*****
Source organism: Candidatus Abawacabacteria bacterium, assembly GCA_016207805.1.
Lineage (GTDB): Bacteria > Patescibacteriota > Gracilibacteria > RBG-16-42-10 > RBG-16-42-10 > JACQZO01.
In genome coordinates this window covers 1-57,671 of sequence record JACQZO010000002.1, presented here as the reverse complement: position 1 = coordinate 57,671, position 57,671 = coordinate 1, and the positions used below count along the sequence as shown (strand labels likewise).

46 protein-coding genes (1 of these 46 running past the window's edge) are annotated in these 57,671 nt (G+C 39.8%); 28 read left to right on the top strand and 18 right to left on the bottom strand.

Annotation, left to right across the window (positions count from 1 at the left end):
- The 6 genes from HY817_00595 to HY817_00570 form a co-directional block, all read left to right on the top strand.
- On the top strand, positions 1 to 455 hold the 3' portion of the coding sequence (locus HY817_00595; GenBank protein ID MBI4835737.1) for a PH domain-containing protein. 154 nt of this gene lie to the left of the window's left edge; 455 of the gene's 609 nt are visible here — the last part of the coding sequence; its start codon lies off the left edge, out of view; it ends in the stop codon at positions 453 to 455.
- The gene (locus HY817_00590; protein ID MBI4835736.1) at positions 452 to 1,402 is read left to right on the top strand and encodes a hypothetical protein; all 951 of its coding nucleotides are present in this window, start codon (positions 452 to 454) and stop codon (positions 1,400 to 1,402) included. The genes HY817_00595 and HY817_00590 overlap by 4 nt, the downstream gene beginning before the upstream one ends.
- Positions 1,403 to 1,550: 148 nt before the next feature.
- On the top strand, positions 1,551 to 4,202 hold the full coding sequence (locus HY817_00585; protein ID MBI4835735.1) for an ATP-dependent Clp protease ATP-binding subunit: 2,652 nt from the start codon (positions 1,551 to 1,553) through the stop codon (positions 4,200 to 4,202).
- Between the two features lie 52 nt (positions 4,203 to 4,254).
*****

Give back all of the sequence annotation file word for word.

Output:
Source organism: Candidatus Abawacabacteria bacterium, assembly GCA_016207805.1.
Lineage (GTDB): Bacteria > Patescibacteriota > Gracilibacteria > RBG-16-42-10 > RBG-16-42-10 > JACQZO01.
In genome coordinates this window covers 1-57,671 of sequence record JACQZO010000002.1, presented here as the reverse complement: position 1 = coordinate 57,671, position 57,671 = coordinate 1, and the positions used below count along the sequence as shown (strand labels likewise).

46 protein-coding genes (1 of these 46 running past the window's edge) are annotated in these 57,671 nt (G+C 39.8%); 28 read left to right on the top strand and 18 right to left on the bottom strand.

Annotation, left to right across the window (positions count from 1 at the left end):
- The 6 genes from HY817_00595 to HY817_00570 form a co-directional block, all read left to right on the top strand.
- On the top strand, positions 1 to 455 hold the 3' portion of the coding sequence (locus HY817_00595; GenBank protein ID MBI4835737.1) for a PH domain-containing protein. 154 nt of this gene lie to the left of the window's left edge; 455 of the gene's 609 nt are visible here — the last part of the coding sequence; its start codon lies off the left edge, out of view; it ends in the stop codon at positions 453 to 455.
- The gene (locus HY817_00590; protein ID MBI4835736.1) at positions 452 to 1,402 is read left to right on the top strand and encodes a hypothetical protein; all 951 of its coding nucleotides are present in this window, start codon (positions 452 to 454) and stop codon (positions 1,400 to 1,402) included. The genes HY817_00595 and HY817_00590 overlap by 4 nt, the downstream gene beginning before the upstream one ends.
- Positions 1,403 to 1,550: 148 nt before the next feature.
- On the top strand, positions 1,551 to 4,202 hold the full coding sequence (locus HY817_00585; protein ID MBI4835735.1) for an ATP-dependent Clp protease ATP-binding subunit: 2,652 nt from the start codon (positions 1,551 to 1,553) through the stop codon (positions 4,200 to 4,202).
- Between the two features lie 52 nt (positions 4,203 to 4,254).